Death of the land line

Eight years ago I hired a software developer in his low 20s, straight out of college. He had a cell phone but no land line at home. It was quite weird at the time, but was the start of a trend. The number of land lines in use in the US has dropped every year since 2000. Newsweek now reports that so far in 2008 the rate of decline has jumped sharply.

In an informal poll, the Newsweek reporter discovered that among his acquaintances under 30, almost none had land lines at home. I can understand why. My family of four has four cell phones and two land lines. Even though cellular service is still one or two orders of magnitude worse than land line service, I’m really wondering why I still have those two land lines at home. The fact that the cell service is worse probably isn’t enough reason to justify having land lines. What are your thoughts? Do you still have land lines at home? If you do, are you thinking of dropping them?

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9 thoughts on “Death of the land line

  1. Mark Rock July 30, 2008 / 1:32 pm

    Are family of 5 has 5 cell phones and we did switch from a land line service to Time Warner phone service, it was my first step in moving away from a land line. Our old phone service was costing us $40 per month, the cable phone service is around $21 and I still have a land line. Next year I will look again and see if I am ready to drop it and give up the family home phone number I have had for 30 years.

  2. Brian Slezak July 30, 2008 / 1:37 pm

    Negative. I dropped my land line shortly after realizing that it received more wrong numbers, advertising, and collections people looking for previous owners, than solicited calls directed at me. At the beginning of this year, my mom converted my dad to a cell phone by force, then dropped their land line . I’m so proud of her. 🙂

    Although I see no land line in our future, my wife has started working from home two days of the week, and we may be forced to choose a cheap VOIP service. In these situations, using a cell phone for frequent business calls would just be too expensive. This also allows her International calls to Indonesia at around $.03/min. I may have to dig the old 2GHz phone out, dust it off and buy some new batteries within this year. 😦 Not a true land line, but a close facsimile.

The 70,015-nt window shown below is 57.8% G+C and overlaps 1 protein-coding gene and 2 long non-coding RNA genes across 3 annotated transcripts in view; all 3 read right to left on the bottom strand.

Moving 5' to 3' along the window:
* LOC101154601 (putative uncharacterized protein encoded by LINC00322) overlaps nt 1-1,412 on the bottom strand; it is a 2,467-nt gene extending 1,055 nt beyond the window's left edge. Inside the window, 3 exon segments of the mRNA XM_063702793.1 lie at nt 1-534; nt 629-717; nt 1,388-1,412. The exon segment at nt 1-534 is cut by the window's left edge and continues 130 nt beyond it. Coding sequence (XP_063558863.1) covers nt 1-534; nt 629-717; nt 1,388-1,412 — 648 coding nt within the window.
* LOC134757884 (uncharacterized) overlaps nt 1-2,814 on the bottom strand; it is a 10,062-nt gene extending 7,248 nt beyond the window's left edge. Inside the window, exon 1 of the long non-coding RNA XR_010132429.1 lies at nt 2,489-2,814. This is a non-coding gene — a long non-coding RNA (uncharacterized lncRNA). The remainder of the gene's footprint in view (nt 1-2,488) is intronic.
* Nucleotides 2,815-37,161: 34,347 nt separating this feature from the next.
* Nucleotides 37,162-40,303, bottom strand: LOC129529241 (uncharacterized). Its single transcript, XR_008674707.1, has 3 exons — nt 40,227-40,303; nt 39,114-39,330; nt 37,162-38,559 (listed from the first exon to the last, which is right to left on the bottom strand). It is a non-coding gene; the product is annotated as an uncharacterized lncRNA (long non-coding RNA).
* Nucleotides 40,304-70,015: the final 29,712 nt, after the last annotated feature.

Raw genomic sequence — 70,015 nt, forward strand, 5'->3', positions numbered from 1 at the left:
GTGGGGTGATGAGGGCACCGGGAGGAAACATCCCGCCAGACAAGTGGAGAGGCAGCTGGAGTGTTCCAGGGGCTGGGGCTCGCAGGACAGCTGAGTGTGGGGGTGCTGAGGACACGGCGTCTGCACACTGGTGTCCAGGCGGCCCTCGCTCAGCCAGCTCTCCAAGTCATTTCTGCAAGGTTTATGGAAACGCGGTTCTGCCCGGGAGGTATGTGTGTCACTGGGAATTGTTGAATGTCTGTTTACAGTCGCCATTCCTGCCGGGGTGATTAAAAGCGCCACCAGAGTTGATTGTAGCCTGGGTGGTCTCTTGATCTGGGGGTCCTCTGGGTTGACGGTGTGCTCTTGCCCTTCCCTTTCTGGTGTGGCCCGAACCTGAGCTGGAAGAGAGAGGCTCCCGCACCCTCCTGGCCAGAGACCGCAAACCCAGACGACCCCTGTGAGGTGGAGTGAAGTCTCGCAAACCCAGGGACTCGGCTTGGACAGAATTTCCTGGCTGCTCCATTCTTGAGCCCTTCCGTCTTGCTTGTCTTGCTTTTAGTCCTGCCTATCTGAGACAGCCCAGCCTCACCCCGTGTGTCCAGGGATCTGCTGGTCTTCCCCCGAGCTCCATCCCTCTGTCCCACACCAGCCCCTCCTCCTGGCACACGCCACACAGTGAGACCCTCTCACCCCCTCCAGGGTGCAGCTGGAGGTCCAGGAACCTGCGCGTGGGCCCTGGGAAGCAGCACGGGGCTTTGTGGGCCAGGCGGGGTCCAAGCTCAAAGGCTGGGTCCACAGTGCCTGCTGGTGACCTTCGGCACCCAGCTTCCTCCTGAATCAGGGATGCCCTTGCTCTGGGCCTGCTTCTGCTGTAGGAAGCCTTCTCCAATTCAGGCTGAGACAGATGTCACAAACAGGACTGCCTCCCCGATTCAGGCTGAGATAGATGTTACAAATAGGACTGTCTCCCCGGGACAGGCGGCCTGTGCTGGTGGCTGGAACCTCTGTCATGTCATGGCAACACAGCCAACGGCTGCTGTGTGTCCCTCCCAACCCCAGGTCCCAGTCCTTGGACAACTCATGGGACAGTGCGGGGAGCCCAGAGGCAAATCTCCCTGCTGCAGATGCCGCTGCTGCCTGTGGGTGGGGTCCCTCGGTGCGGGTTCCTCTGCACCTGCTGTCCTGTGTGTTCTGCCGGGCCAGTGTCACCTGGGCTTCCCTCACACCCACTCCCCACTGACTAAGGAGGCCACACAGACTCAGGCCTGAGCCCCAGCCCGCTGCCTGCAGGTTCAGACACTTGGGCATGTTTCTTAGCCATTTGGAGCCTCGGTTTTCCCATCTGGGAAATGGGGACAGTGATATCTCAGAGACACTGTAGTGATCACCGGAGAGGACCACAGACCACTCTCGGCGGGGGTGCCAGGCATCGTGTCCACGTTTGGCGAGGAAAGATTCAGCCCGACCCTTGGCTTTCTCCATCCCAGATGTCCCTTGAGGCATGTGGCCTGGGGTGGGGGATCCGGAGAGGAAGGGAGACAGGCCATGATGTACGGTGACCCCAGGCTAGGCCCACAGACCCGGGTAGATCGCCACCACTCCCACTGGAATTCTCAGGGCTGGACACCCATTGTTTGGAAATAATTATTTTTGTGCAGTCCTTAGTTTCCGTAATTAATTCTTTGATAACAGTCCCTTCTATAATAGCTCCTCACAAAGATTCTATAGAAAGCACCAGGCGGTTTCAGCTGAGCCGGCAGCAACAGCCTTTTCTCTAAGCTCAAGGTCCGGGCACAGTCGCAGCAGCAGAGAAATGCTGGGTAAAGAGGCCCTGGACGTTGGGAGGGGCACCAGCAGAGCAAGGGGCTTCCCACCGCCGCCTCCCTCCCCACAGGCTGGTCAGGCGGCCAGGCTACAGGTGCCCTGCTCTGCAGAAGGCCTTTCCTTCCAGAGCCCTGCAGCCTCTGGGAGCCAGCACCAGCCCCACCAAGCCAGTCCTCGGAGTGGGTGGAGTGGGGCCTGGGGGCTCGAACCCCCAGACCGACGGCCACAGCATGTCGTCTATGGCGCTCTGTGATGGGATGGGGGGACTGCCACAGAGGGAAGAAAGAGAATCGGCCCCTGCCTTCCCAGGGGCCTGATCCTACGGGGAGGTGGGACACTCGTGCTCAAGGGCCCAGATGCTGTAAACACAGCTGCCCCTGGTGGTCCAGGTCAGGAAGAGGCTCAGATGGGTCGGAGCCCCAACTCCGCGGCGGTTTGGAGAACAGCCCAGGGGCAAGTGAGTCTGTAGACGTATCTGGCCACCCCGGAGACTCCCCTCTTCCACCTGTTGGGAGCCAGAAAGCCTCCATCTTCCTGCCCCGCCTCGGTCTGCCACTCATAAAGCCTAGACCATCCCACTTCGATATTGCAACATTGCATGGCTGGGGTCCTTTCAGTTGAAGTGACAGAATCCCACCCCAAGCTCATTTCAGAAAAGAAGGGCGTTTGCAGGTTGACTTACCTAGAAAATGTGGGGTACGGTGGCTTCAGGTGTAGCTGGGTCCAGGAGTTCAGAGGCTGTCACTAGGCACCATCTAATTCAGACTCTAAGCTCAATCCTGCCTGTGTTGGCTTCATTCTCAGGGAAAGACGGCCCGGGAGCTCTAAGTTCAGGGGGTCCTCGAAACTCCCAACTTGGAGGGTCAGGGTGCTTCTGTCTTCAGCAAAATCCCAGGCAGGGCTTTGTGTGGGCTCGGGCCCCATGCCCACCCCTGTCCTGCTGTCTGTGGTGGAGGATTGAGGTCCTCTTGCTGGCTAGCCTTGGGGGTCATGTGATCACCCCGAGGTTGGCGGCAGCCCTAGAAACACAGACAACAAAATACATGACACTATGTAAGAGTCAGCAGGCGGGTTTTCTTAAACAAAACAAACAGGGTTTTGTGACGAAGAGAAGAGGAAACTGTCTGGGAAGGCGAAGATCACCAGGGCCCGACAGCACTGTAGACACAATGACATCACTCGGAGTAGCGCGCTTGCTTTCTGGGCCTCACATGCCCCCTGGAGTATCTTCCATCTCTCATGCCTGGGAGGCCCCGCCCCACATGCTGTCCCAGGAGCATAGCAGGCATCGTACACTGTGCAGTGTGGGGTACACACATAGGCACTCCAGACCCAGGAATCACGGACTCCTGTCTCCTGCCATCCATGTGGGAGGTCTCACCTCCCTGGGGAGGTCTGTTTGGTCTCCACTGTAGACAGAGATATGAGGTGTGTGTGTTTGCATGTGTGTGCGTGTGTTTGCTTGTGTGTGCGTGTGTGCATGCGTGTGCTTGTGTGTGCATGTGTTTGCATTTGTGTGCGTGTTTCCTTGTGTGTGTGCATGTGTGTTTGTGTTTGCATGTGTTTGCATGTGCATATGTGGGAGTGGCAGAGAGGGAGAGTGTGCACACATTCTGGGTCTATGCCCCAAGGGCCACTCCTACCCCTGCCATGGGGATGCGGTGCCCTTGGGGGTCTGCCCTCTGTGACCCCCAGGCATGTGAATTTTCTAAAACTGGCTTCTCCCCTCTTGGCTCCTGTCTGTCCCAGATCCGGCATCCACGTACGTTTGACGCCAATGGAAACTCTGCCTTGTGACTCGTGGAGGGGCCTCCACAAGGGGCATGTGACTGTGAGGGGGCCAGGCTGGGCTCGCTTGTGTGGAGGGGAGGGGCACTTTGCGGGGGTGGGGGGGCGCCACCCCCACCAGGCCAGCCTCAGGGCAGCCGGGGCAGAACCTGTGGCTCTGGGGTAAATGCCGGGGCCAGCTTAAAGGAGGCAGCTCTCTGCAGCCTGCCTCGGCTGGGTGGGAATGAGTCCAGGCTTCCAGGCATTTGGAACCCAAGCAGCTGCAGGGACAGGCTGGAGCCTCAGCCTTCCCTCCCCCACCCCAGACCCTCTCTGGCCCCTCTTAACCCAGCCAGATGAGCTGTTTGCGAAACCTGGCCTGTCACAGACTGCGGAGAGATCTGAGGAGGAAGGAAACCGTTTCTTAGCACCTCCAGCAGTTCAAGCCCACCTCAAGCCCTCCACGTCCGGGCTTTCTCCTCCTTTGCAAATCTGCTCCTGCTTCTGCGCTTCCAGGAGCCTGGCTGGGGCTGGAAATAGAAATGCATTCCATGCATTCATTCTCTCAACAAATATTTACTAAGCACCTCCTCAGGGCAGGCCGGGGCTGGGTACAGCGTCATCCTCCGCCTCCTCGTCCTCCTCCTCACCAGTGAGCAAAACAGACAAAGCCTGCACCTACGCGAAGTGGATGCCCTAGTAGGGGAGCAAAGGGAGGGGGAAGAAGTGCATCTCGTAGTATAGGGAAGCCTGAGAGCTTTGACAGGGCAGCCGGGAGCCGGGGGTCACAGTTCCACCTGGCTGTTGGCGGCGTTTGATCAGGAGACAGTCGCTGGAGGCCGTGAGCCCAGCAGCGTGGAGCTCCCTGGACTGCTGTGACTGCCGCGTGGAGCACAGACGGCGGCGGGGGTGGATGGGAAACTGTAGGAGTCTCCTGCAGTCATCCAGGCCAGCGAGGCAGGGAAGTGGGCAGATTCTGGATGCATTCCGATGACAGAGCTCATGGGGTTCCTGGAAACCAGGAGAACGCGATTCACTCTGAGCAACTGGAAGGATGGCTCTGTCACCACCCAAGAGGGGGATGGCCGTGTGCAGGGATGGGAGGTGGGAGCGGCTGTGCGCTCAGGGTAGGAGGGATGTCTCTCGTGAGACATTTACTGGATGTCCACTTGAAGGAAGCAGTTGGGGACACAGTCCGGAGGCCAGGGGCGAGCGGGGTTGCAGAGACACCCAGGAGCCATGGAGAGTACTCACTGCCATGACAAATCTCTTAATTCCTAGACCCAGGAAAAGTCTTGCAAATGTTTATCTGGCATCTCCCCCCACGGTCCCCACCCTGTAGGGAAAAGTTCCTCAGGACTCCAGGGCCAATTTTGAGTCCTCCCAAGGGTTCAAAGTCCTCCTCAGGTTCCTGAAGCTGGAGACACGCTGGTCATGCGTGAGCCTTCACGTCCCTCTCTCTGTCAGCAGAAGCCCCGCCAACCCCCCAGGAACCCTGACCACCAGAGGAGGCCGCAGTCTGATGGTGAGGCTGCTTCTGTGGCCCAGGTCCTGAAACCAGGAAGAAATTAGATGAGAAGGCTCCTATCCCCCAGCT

3. Nick Nicholaou July 30, 2008 / 1:58 pm

    Hi Clif!

    I dropped our two home land lines a couple of years ago. Cell service in our home is kind of weak– perhaps due to so much WiFi– but it’s worth it. We are saving nearly $1000 annually, and we don’t get interrupted by polling calls, wrong numbers, and telemarketers. (BTW… they were about the only calls we were getting! Everyone else called us on our cell phones!)

    Go for it!

  4. Andrew Conard July 30, 2008 / 2:23 pm

    We did transfer a land line when we moved to our new house, but are pretty quickly thinking about dropping it for many of the reasons that Nick addressed.

  5. Jeff Clinger July 30, 2008 / 10:10 pm

    Heather and I kept a landline in IN, but did not get one when we moved to KS. Haven’t missed it yet.

  6. Jason Gant July 31, 2008 / 12:19 am

    Haven’t had a land line in over 8 years-I think I may have forgotten how to even get one

  7. Tony Dye July 31, 2008 / 9:48 am

    I still have a fixed home number, but it’s now provided by our cable company rather than a Telco. I like the idea of having a number I can give to people, but never have to care if they call it or not. We let an answering machine get all those calls.

  8. Janelle July 31, 2008 / 1:15 pm

    I’m with Gant. Haven’t had one in 8 years.

    Since we moved into our new household though, our reception has been bad for our cell phones (mine’s a Janellular). If we can’t get that remedied, we might end up getting one just for emergency’s sake.

  9. Andrea Beyer August 1, 2008 / 1:44 pm

    We still have one, though my husband would much prefer we didn’t. As we have small kids at home, I insist on a stable home phone… mostly for emergencies. I also refuse to get an easily lost cell phone to replace our home phone while we still have little kids who play with and lose things like cell phones often, and while we have babysitters coming to the house who may or may not have their own cell phone. Again, the emergency factor. I suppose, if everyone in our house had their own phone, I’d probably ditch the land line.

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